Pipeline cohort file

A pipeline cohort file defines the experimental sample – the set of subjects that the pipeline should process.

The cohort file is formatted as .csv and contains:

  • A column corresponding to each category of input
  • A header naming each category of input
  • A row corresponding to each subject


Cohort files can usually be prepared using a simple command-line call. The contents of a cohort file will vary depending upon:

  • The imaging modality
  • The experimental objective
  • Available inputs

Examples for a few common processing cases are provided below.

Subject identifiers

In general, all cohort files should contain a unique set of identifier variables for each unique subject. The pipeline system uses identifier variables to generate a unique output path for each input. To cast a cohort field as an identifier, give it the name id<i> in the cohort header, where <i> is a nonnegative integer. In the illustrative example, id0 might correspond to the subject’s identifier, id1 to the time point (as in a longitudinal study). So sub-01,ses-01 would denote the first session for subject 001. These can also be used to denote multiple runs in the same session, as sub-01,ses-01,run-01. Note that these do not get automatically added to paths when xcp is looking for files.:


Guidelines and specifications

  • There are no upper or lower limits to the number of identifier variables that can be provided, but in general it is recommended that they be ordered hierarchically. That is, subject should precede time point and not the other way around.
  • Identifiers can comprise any combination of alphanumeric characters and underscores. Any other characters should be excised or mapped to the set of valid characters.

Path definitions

Paths defined in a cohort file can be specified either as absolute paths or as relative paths. For portability, relative path definitions are recommended where possible. If relative paths are provided, then the call to xcpEngine should include the -r flag, which accepts as its argument the path relative to which cohort paths were defined. For instance, the provided example would yield a value of /data/example/derivatives/fmriprep/sub-01/ses-01/anat/sub-01_ses-01_T1w.nii.gz for img.:

-r /data/example/derivatives/fmriprep



This is particularly useful for using directories mounted in Singularity.

Anatomical processing: Already done by FMRIPREP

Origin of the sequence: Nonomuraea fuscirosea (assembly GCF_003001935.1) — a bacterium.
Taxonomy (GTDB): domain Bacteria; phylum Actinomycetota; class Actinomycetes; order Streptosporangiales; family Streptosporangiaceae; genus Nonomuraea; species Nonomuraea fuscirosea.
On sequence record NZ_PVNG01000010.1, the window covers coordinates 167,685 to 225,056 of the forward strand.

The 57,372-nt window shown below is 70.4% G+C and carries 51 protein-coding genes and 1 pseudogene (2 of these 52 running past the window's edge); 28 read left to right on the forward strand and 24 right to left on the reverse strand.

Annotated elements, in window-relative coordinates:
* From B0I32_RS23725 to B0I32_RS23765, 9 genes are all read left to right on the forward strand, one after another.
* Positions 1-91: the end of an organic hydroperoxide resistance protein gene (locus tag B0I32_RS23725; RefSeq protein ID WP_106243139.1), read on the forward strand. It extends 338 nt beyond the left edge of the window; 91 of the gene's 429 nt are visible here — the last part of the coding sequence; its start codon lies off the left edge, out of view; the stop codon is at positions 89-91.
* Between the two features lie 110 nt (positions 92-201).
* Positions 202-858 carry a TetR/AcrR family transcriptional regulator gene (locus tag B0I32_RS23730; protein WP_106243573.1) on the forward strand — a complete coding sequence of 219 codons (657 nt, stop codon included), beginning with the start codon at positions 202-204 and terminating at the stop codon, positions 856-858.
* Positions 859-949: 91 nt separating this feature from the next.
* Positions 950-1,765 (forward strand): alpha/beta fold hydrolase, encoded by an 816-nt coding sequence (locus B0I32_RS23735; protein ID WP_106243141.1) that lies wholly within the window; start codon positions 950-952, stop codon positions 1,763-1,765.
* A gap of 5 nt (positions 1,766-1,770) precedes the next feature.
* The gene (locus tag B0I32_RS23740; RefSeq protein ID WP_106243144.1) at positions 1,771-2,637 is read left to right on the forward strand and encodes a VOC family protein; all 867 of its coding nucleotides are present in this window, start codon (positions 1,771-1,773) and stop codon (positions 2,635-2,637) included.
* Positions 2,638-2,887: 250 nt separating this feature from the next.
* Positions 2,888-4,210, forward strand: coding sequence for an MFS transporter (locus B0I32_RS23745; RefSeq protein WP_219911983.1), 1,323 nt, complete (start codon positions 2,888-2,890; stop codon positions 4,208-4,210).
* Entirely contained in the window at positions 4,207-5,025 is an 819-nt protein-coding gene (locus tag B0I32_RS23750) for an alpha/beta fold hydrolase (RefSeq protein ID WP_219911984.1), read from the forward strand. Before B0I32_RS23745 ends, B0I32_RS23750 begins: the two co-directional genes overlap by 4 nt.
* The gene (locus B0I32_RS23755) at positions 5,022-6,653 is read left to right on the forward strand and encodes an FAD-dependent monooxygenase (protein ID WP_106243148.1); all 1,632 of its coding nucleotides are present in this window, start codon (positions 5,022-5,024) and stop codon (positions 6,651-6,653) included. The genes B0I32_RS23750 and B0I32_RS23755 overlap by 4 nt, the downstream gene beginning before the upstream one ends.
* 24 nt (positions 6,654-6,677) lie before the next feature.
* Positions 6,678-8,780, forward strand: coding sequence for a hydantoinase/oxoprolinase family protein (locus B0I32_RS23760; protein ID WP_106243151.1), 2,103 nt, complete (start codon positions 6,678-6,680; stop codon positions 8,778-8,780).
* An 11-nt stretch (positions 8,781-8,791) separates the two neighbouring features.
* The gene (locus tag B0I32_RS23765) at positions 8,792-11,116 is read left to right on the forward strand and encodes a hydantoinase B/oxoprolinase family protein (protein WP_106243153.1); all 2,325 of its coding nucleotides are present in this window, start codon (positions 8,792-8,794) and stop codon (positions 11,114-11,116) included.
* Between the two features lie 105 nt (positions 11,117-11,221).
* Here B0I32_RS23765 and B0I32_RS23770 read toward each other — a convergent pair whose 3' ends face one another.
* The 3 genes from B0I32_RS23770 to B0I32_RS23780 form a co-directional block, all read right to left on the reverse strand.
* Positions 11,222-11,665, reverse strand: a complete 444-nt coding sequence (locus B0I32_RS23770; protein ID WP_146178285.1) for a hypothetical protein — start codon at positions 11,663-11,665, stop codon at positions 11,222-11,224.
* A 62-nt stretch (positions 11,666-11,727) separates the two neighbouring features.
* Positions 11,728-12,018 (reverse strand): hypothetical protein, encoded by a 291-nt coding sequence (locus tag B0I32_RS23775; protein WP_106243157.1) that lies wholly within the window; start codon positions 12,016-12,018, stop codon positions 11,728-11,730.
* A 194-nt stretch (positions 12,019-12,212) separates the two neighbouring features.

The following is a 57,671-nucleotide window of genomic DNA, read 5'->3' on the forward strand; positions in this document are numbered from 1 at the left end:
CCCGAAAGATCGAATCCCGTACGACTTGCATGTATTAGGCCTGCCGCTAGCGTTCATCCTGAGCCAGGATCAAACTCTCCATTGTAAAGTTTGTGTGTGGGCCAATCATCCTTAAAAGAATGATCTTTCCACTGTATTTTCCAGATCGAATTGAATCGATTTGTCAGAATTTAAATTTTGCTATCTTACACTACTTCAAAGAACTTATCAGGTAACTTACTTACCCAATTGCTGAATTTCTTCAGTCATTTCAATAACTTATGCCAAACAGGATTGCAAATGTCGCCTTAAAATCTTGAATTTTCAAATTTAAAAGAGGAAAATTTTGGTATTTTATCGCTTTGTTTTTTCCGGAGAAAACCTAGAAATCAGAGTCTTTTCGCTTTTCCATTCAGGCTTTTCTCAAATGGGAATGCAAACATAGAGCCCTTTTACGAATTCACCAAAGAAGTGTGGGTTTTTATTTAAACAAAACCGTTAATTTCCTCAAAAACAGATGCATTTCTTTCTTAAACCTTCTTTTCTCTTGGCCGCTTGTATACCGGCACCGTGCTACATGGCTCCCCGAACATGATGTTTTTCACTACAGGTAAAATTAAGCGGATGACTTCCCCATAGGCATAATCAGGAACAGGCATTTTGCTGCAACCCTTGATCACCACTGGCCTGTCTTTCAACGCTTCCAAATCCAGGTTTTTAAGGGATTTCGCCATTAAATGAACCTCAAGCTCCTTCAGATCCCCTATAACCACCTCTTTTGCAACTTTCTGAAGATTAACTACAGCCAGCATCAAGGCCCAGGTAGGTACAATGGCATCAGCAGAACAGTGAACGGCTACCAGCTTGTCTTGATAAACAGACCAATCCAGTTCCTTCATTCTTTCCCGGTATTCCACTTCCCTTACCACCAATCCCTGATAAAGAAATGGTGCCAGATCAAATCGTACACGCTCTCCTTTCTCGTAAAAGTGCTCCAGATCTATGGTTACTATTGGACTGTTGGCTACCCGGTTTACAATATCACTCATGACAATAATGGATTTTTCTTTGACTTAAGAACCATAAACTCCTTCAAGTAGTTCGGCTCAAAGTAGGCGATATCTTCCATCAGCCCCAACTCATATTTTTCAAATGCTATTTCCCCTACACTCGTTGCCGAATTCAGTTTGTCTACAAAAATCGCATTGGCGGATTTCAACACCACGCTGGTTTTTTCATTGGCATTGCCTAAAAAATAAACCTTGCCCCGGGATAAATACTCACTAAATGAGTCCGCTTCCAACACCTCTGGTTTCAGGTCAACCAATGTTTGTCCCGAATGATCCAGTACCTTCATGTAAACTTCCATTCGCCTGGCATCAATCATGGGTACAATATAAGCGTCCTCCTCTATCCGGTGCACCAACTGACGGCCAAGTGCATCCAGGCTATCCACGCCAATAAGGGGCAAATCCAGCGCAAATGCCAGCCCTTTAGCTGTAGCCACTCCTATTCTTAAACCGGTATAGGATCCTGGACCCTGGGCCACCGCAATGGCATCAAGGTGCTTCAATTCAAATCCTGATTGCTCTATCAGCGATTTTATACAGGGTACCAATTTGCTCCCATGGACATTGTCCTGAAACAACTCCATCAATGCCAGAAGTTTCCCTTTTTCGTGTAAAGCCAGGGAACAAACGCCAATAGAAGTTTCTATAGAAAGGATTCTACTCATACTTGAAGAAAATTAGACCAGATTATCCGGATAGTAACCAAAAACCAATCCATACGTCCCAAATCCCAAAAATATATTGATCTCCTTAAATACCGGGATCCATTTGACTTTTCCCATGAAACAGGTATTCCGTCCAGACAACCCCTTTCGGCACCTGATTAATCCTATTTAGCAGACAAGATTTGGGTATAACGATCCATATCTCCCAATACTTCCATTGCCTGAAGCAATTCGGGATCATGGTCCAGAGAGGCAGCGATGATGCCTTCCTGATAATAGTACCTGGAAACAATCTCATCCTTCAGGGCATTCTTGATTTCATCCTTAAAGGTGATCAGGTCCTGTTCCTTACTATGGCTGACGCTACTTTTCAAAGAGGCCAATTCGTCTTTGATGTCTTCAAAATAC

If you aren’t interested in getting structural measurements (volume, etc) or using a custom template, you can skip this step entirely and go to Functional processing. However, if you want to use a custom template you’ll need to make sure to have T1w in your --output-spaces list when you run FMRIPREP. For anatomical processing, the cohort file is quite minimal: only the subject’s anatomical image is required in addition to the set of identifiers. The subject’s anatomical image should receive the header img. Anatomical processing must occur after ``FMRIPREP`` and before functional processing.:


Again, the structural pipeline is not necessary to run the functional pipeline in most cases.

Functional processing

Directly using preprocessed BOLD data from ``FMRIPREP``

To operate directly on the output from FMRIPREP the cohort file is very simple. The subject identifier variables are specified, followed by the path to the output image from FMRIPREP. These can be in any volumetric output space (T1w, template). Here is an example:


After running the xcp structural pipeline

There are two ways that the cohort file for the functional processing stream can be specified. In the case where the T1w-space output from FMRIPREP (requires that --output-spaces included T1w in your FMRIPREP call) was processed with the XCP anatomical stream, you need to specify the directory where that output exists. An example cohort file for this use case would look like:


The first line of this cohort file would process the image ${DATA_ROOT}/sub-01/ses-01/func/sub-01_ses-01_task-rest_space-T1w_desc-preproc_bold.nii.gz.

ASL processing

The ASL processing requires ASL image, M0 scan for caibration (if available). In the absence of M0 scan, the average control volumes is used as reference or M0 scan (scale=1). The ASL processing requires anatomical processing directory of either FMRIPREP or the struc: module of xcpEngine. Here is an example of cohort file with anatomical directory of FMRIPREP.:


With the struc: directory of the xcpEngine output, the cohort file is shown below.:


Without struc: or anatomical directory of FMRIPREP, the anatomical image can be included in the design file.:


Subject variables

Each of the columns in the cohort file becomes a subject variable at runtime. Subject variables can be used in the design to assign a parameter subject-specific values. For instance, to use a custom task file for a subject the task_design parameter in the struc can be assigned the fsf subject variable. To indicate that the assignment is a subject variable, include the array index [sub] in the variable’s name as shown.: